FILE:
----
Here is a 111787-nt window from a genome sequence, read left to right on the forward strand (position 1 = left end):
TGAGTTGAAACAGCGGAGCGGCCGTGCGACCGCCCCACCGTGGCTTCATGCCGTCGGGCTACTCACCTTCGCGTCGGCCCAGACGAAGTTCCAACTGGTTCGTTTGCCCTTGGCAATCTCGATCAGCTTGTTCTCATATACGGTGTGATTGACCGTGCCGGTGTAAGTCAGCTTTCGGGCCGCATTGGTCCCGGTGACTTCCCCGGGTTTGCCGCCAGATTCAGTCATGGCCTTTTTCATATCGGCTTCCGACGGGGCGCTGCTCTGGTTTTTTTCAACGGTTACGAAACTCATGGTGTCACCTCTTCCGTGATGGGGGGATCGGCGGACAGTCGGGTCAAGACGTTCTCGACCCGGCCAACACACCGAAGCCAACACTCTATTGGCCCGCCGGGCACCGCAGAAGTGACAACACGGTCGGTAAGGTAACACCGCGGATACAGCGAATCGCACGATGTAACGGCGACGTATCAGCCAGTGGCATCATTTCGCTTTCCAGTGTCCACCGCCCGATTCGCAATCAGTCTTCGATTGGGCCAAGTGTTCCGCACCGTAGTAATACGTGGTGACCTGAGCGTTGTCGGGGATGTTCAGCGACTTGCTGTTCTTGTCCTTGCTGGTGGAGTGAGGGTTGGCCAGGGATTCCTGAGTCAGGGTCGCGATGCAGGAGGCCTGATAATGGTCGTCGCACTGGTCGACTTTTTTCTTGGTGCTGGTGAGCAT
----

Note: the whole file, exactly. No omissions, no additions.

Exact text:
Here is a 111787-nt window from a genome sequence, read left to right on the forward strand (position 1 = left end):
TGAGTTGAAACAGCGGAGCGGCCGTGCGACCGCCCCACCGTGGCTTCATGCCGTCGGGCTACTCACCTTCGCGTCGGCCCAGACGAAGTTCCAACTGGTTCGTTTGCCCTTGGCAATCTCGATCAGCTTGTTCTCATATACGGTGTGATTGACCGTGCCGGTGTAAGTCAGCTTTCGGGCCGCATTGGTCCCGGTGACTTCCCCGGGTTTGCCGCCAGATTCAGTCATGGCCTTTTTCATATCGGCTTCCGACGGGGCGCTGCTCTGGTTTTTTTCAACGGTTACGAAACTCATGGTGTCACCTCTTCCGTGATGGGGGGATCGGCGGACAGTCGGGTCAAGACGTTCTCGACCCGGCCAACACACCGAAGCCAACACTCTATTGGCCCGCCGGGCACCGCAGAAGTGACAACACGGTCGGTAAGGTAACACCGCGGATACAGCGAATCGCACGATGTAACGGCGACGTATCAGCCAGTGGCATCATTTCGCTTTCCAGTGTCCACCGCCCGATTCGCAATCAGTCTTCGATTGGGCCAAGTGTTCCGCACCGTAGTAATACGTGGTGACCTGAGCGTTGTCGGGGATGTTCAGCGACTTGCTGTTCTTGTCCTTGCTGGTGGAGTGAGGGTTGGCCAGGGATTCCTGAGTCAGGGTCGCGATGCAGGAGGCCTGATAATGGTCGTCGCACTGGTCGACTTTTTTCTTGGTGCTGGTGAGCAT